The times, they are a-changin’. Bob Dylan’s famous lyrics echo down from the 60s as a wake-up call for estate and financial planners today. How are the times changing, and what should planners do about it?
In an article from Trusts & Estates, Karen Ciegler Hansen asserts “it’s time to get down into the trenches to find out what’s really happening in our clients’ lives.” It’s not just about tax planning and wealth protection anymore.
What has changed?
The author cites several studies published by Pew Research Social and Demographic Trends. The titles of reports on the Pew website alone tell the story:
- “Breadwinner Moms”
- “A Rising Share of Young Adults Live in Their Parents’ Home”
- “Millennials: Only a Third Head Their Own Households”
- “The Rise of Single Fathers”
- “Marriage Rates Decline and Marriage Age Rises”
- “More Americans Worry About Financing Retirement”
Ever watched the TV Show “Modern Family?” If so, you’ve seen a range of possibilities for what may constitute family life. The definition of family has morphed, and trends like these on the rise:
- Over 50% of U.S. households are now headed by a single individual
- Non-traditional partnerships are increasing in number: 16.1% of US households are now multi-generational
- 16.1% of U.S. households are multi-generational
The Sandwich Generation
- 48% of middle-aged adults provided financial support to a child over 18 in 2012
- 21% of middle-aged adults provided financial support to a parent over 65 in 2012
- A whopping 78% of middle-aged adults believe they’ll be responsible for caring for an aging family member
- The number of people who have a special needs diagnosis, either physical, mental or both, continues to grow
- 19.8% of adults are treated annually for mental illness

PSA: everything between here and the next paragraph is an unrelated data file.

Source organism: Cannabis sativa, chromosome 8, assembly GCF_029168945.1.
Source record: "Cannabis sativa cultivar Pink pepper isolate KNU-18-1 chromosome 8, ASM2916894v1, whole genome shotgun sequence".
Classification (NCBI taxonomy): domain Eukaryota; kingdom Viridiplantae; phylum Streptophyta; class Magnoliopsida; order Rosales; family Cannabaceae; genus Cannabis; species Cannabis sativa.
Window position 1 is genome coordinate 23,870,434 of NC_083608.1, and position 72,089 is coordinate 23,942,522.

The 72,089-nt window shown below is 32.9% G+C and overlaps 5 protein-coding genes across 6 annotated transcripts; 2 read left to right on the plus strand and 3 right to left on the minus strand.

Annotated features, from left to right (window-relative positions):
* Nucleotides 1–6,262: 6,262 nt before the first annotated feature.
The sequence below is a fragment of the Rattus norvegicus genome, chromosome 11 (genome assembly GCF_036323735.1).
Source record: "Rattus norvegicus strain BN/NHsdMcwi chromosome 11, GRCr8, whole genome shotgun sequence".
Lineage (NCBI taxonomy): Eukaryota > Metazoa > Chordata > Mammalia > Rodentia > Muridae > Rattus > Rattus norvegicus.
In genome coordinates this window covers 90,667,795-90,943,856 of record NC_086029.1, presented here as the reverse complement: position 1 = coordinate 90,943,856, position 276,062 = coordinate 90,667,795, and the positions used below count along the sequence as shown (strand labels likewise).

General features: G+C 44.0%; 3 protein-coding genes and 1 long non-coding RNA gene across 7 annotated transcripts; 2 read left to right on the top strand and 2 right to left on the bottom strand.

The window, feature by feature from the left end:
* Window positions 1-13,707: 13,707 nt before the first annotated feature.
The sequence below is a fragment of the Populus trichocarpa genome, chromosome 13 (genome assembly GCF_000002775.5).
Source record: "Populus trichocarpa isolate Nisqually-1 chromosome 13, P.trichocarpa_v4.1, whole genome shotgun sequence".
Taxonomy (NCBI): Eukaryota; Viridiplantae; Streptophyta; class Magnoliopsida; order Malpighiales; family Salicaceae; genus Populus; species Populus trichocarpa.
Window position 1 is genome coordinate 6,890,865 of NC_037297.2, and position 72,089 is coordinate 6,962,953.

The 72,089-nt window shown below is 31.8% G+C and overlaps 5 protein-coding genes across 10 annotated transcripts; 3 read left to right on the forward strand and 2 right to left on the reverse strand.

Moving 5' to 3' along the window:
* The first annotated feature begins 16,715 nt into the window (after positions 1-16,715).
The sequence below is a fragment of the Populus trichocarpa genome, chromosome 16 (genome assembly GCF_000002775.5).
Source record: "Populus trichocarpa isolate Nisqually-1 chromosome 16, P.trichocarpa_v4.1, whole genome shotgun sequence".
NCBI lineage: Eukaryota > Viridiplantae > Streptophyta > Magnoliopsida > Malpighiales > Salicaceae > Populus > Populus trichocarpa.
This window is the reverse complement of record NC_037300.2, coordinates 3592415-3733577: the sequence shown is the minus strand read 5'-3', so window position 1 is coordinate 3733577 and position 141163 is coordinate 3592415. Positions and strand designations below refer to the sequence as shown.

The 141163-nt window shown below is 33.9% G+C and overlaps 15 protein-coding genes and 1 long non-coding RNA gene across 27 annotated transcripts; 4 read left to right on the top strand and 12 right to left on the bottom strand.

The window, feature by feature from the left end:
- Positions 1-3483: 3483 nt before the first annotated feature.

- 4.6% of adults are diagnosed as having a serious mental illness
- The amount Baby Boomers have saved for retirement is insufficient
- There are questions about how much our government will be able to provide in the future
Source: “The Modern Family,” Trusts & Estates
The author stresses the need for “flexibility to keep pace with unforeseen future changes” and “provisions to expand or change the class of beneficiaries or the purposes for distribution.”
Have you addressed changes like these that may impact your clients’ estate plans?
– A son loses everything due to alcoholism, moves in with his elderly mother to ‘take care of her,’ but can’t even take care of himself.
– A daughter gives up her high-paying job to take care of Dad and now that he’s gone, she can’t easily return to the workforce.
– A daughter is diagnosed with mental illness, has addiction problems and can’t hold a job.
What are your clients’ stories? Do you fully understand their life circumstances? Are you asking the right questions to ensure that estate and financial plans can stand the test of time?
Change is the only constant in life, said the Greek philosopher Heraclitis. How are you helping your clients navigate the new landscape?